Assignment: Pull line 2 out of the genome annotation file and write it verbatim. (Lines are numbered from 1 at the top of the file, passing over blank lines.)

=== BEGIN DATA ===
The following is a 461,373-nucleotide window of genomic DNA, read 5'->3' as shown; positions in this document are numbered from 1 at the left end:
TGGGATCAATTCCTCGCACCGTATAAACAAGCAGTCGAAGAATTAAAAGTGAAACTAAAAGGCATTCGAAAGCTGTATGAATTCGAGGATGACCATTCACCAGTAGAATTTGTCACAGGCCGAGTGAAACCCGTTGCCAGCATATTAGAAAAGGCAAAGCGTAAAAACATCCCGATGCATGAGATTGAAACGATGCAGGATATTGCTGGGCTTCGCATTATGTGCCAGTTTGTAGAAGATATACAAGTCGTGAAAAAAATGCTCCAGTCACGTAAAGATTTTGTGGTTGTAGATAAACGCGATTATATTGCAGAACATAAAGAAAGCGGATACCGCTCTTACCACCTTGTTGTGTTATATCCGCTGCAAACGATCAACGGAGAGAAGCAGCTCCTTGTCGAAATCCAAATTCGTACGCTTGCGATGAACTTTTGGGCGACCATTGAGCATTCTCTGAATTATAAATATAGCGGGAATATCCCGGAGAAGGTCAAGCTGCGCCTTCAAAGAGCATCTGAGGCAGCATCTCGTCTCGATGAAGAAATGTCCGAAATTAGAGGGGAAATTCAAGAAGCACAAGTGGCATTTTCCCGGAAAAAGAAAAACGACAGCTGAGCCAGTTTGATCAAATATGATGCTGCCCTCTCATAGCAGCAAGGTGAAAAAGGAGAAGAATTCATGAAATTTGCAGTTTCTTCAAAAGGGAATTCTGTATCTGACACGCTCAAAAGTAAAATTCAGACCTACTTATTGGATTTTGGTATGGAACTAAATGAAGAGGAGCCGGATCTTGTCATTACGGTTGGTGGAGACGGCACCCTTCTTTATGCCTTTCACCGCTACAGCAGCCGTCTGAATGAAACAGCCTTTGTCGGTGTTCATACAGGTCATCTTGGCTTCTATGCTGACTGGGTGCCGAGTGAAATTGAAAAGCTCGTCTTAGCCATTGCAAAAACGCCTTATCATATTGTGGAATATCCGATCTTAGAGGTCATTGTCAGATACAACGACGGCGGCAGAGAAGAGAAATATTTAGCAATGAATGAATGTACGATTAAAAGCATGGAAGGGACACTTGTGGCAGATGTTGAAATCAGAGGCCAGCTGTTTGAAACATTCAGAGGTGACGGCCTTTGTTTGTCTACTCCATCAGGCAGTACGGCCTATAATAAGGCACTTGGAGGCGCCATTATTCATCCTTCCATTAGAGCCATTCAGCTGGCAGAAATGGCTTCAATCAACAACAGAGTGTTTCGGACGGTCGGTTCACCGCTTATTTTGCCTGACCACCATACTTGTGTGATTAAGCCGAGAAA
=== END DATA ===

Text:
TGGGATCAATTCCTCGCACCGTATAAACAAGCAGTCGAAGAATTAAAAGTGAAACTAAAAGGCATTCGAAAGCTGTATGAATTCGAGGATGACCATTCACCAGTAGAATTTGTCACAGGCCGAGTGAAACCCGTTGCCAGCATATTAGAAAAGGCAAAGCGTAAAAACATCCCGATGCATGAGATTGAAACGATGCAGGATATTGCTGGGCTTCGCATTATGTGCCAGTTTGTAGAAGATATACAAGTCGTGAAAAAAATGCTCCAGTCACGTAAAGATTTTGTGGTTGTAGATAAACGCGATTATATTGCAGAACATAAAGAAAGCGGATACCGCTCTTACCACCTTGTTGTGTTATATCCGCTGCAAACGATCAACGGAGAGAAGCAGCTCCTTGTCGAAATCCAAATTCGTACGCTTGCGATGAACTTTTGGGCGACCATTGAGCATTCTCTGAATTATAAATATAGCGGGAATATCCCGGAGAAGGTCAAGCTGCGCCTTCAAAGAGCATCTGAGGCAGCATCTCGTCTCGATGAAGAAATGTCCGAAATTAGAGGGGAAATTCAAGAAGCACAAGTGGCATTTTCCCGGAAAAAGAAAAACGACAGCTGAGCCAGTTTGATCAAATATGATGCTGCCCTCTCATAGCAGCAAGGTGAAAAAGGAGAAGAATTCATGAAATTTGCAGTTTCTTCAAAAGGGAATTCTGTATCTGACACGCTCAAAAGTAAAATTCAGACCTACTTATTGGATTTTGGTATGGAACTAAATGAAGAGGAGCCGGATCTTGTCATTACGGTTGGTGGAGACGGCACCCTTCTTTATGCCTTTCACCGCTACAGCAGCCGTCTGAATGAAACAGCCTTTGTCGGTGTTCATACAGGTCATCTTGGCTTCTATGCTGACTGGGTGCCGAGTGAAATTGAAAAGCTCGTCTTAGCCATTGCAAAAACGCCTTATCATATTGTGGAATATCCGATCTTAGAGGTCATTGTCAGATACAACGACGGCGGCAGAGAAGAGAAATATTTAGCAATGAATGAATGTACGATTAAAAGCATGGAAGGGACACTTGTGGCAGATGTTGAAATCAGAGGCCAGCTGTTTGAAACATTCAGAGGTGACGGCCTTTGTTTGTCTACTCCATCAGGCAGTACGGCCTATAATAAGGCACTTGGAGGCGCCATTATTCATCCTTCCATTAGAGCCATTCAGCTGGCAGAAATGGCTTCAATCAACAACAGAGTGTTTCGGACGGTCGGTTCACCGCTTATTTTGCCTGACCACCATACTTGTGTGATTAAGCCGAGAAA